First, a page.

What look to be official photos of the MV Agusta F4 RC have leaked out onto the internet, along with a slide from MV Agusta’s media presentation on the machine. The photos give us our first glimpse into Varese’s homologation special, complete with a special two-can exhaust by Termignoni. The leaked slide confirms some of the numbers being thrown around about the F4 RC, namely that it will have 212hp, 81.86 lbs•ft of torque, weigh 175kg dry, and cost €36,900 (we already know that the MV Agusta F4 RC will cost $46,000 in the USA). Information from a leaked slide last year has already told us that MV Agusta has radically overhauled the F4 RC’s engine, designing a new cylinder heard, new crankshaft, new camshaft, as well as adding bigger fuel injectors, lighter pistons, and titanium connecting rods.

Kenji Ekuan, Designer of the Yamaha VMAX Has Died

Mainstream news is mourning the death of Kenji Ekuan today, as the 85-year-old Japanese industrial designer is one of the most influential artists in Japan’s modern era, and is most well-known for his designing of the iconic Kikkoman soy sauce bottle. Ekuan’s lesser-known works though include a number of motorcycle designs for Yamaha, including the now 30-year-old Yamaha VMAX motorcycle, which makes his passing even more meaningful to motorcyclists around the world. Kenji Ekuan founded GK Industrial Design after WWII, and his company helped shape the way Japan rebuilt itself after the world war.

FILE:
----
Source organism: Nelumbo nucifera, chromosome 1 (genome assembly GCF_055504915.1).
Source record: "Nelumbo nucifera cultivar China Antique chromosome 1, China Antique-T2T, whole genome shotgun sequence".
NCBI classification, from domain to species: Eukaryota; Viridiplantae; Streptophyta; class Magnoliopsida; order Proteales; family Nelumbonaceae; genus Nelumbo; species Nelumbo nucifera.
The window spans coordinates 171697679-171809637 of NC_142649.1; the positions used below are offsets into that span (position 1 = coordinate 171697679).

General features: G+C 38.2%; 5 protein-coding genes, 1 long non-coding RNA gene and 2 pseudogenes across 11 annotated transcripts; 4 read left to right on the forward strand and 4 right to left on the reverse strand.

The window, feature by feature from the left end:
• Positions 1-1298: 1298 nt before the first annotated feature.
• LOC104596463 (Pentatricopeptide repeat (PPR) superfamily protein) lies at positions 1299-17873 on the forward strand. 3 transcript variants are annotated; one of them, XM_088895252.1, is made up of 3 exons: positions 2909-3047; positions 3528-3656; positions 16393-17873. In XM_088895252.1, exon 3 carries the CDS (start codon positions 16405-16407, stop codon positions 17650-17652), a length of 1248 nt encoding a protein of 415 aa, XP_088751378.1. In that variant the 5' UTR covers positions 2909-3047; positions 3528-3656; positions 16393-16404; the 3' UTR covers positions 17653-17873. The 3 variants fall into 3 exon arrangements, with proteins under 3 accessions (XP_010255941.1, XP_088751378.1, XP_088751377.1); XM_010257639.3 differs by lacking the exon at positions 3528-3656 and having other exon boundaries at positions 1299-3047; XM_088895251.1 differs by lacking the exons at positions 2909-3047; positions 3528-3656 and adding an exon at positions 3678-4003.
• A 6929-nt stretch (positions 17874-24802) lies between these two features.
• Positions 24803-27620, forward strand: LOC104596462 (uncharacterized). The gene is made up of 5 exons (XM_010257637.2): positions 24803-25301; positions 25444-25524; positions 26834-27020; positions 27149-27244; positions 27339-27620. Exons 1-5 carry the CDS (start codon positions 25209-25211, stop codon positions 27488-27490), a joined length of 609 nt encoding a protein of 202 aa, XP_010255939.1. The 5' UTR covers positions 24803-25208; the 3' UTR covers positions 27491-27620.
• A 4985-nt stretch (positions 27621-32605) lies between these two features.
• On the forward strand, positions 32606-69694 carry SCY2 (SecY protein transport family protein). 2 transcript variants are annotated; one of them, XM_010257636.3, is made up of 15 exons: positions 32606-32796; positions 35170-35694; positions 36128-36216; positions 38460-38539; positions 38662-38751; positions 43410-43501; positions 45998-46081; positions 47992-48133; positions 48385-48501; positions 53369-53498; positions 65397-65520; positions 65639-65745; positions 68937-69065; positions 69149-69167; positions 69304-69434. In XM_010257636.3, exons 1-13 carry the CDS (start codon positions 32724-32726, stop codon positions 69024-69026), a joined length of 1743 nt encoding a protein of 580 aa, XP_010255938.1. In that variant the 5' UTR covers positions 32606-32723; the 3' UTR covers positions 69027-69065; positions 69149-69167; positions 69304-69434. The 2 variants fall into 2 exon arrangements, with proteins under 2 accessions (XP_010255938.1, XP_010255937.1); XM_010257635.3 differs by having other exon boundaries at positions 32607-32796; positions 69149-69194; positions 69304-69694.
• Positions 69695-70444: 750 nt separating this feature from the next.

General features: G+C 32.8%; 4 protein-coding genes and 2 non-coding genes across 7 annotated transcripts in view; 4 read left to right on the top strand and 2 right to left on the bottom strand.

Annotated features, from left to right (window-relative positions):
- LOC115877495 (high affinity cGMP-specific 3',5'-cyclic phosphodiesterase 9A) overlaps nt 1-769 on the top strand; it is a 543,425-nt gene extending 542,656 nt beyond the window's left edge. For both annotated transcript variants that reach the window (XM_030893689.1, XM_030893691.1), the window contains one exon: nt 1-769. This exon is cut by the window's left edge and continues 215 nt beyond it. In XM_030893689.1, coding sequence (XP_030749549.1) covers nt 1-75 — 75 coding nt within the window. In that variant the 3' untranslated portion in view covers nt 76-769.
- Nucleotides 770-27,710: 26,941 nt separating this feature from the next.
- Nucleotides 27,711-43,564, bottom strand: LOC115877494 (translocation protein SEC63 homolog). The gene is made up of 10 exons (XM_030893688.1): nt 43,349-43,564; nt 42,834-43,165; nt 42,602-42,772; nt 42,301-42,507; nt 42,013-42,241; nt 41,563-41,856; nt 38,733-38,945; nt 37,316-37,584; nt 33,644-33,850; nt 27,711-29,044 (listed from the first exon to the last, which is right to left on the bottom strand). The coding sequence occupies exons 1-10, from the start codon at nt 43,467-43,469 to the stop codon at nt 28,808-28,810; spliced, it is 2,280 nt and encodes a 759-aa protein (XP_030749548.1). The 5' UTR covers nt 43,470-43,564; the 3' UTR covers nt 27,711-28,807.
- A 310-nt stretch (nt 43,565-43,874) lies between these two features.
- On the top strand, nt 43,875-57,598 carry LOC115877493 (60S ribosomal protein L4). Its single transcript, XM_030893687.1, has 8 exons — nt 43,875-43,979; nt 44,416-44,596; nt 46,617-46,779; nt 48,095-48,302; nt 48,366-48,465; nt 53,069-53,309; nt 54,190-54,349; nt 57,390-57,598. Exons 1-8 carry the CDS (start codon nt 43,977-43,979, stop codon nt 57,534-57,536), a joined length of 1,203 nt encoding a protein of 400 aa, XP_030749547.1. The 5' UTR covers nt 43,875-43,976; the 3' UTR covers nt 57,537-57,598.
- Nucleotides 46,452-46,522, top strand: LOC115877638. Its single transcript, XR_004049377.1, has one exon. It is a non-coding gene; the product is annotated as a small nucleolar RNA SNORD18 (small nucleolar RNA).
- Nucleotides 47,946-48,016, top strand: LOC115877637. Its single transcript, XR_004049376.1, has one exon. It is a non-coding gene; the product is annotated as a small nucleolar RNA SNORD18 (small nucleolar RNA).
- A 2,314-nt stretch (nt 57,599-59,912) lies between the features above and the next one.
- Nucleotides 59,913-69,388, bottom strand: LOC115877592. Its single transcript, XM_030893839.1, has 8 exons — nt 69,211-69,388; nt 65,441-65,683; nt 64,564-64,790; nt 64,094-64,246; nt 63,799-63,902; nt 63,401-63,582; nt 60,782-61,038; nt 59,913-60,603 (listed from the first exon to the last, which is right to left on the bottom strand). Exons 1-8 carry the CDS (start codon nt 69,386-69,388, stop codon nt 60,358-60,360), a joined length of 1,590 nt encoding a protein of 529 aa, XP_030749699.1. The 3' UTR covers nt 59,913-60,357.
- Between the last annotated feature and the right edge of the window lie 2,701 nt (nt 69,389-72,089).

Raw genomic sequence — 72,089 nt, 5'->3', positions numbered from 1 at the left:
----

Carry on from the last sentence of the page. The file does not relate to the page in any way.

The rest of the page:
Ride Review: KTM 1290 Super Adventure

Despite its huge dimensions, not to mention a 30 liter fuel tank, the 2015 KTM 1290 Super Adventure never looks big or bulky. In fact, it is only when you mount the hard luggage that you can tell this bike can really cover long distances. Apart from a dorky little exposed wire from the heated grips near the throttle, the fit and finish is very high-end, especially the integrated curved lighting in the tank — it is quite a sight. At first glance the Super Adventure doesn’t have the massive personality and stance of its German rival, the BMW R1200GS Adventure, but that is in part due to the white color scheme and the absence of the typical beak as a front mudguard. KTM is going about things differently, and that is something that appeals to many riders…including us.

Yamaha VMAX Carbon – Celebrating 30 Years of VMAX